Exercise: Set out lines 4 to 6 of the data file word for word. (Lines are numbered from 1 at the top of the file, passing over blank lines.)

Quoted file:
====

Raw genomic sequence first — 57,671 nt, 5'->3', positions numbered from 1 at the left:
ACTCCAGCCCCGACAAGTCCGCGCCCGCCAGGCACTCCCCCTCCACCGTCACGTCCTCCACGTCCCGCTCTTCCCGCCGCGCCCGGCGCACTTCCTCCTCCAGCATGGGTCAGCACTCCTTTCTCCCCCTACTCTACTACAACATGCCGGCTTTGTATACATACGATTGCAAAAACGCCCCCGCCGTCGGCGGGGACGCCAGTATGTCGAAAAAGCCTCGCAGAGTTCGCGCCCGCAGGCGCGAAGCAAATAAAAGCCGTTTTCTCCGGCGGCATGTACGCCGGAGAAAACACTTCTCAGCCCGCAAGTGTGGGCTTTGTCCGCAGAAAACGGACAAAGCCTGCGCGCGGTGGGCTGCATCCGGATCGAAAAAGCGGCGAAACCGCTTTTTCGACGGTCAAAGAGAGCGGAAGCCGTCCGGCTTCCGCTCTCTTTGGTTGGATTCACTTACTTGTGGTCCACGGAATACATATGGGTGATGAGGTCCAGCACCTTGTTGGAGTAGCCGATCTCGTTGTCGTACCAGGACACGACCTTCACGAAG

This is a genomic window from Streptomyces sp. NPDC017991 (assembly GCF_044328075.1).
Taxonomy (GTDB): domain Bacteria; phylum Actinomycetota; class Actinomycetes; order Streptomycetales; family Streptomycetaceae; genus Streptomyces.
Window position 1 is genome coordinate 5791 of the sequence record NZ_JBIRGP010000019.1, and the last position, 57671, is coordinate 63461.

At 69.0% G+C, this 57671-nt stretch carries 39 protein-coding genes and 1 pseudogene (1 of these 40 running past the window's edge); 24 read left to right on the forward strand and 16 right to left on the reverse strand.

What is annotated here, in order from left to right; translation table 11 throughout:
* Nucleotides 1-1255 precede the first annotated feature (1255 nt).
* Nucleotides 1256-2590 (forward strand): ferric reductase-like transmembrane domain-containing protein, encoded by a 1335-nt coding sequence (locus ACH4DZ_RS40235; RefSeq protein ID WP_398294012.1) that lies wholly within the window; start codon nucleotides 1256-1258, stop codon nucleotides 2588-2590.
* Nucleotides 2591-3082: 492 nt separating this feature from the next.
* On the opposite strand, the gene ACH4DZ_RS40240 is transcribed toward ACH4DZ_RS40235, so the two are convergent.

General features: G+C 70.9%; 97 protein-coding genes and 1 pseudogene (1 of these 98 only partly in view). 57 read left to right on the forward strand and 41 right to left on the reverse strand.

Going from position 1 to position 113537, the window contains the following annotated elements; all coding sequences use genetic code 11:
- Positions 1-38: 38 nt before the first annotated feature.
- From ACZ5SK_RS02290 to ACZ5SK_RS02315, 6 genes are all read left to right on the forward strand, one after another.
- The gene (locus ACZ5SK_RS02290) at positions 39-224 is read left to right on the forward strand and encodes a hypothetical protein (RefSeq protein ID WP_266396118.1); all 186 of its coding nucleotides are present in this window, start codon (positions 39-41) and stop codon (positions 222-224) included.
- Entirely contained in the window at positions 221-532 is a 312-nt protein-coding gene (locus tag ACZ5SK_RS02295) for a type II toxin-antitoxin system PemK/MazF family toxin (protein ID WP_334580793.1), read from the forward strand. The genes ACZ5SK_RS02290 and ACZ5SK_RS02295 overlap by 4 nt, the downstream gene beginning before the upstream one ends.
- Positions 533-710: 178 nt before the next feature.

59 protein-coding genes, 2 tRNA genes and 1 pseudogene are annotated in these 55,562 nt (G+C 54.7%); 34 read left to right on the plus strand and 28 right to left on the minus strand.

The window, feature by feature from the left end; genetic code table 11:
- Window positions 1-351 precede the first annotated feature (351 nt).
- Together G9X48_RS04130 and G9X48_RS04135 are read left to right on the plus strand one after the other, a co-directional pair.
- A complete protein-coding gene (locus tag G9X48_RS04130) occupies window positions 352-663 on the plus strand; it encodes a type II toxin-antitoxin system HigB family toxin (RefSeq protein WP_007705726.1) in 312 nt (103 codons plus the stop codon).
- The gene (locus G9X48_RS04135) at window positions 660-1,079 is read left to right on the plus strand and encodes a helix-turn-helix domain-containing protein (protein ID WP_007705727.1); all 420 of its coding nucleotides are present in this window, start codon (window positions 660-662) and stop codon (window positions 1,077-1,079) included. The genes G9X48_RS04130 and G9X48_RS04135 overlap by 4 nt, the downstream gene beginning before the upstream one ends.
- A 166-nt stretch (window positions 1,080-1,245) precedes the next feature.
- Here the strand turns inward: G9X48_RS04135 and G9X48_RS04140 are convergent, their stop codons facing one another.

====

Taxonomy (GTDB): domain Bacteria; phylum Actinomycetota; class Actinomycetes; order Streptomycetales; family Streptomycetaceae; genus Streptomyces.
Window position 1 is genome coordinate 5791 of the sequence record NZ_JBIRGP010000019.1, and the last position, 57671, is coordinate 63461.

At 69.0% G+C, this 57671-nt stretch carries 39 protein-coding genes and 1 pseudogene (1 of these 40 running past the window's edge); 24 read left to right on the forward strand and 16 right to left on the reverse strand.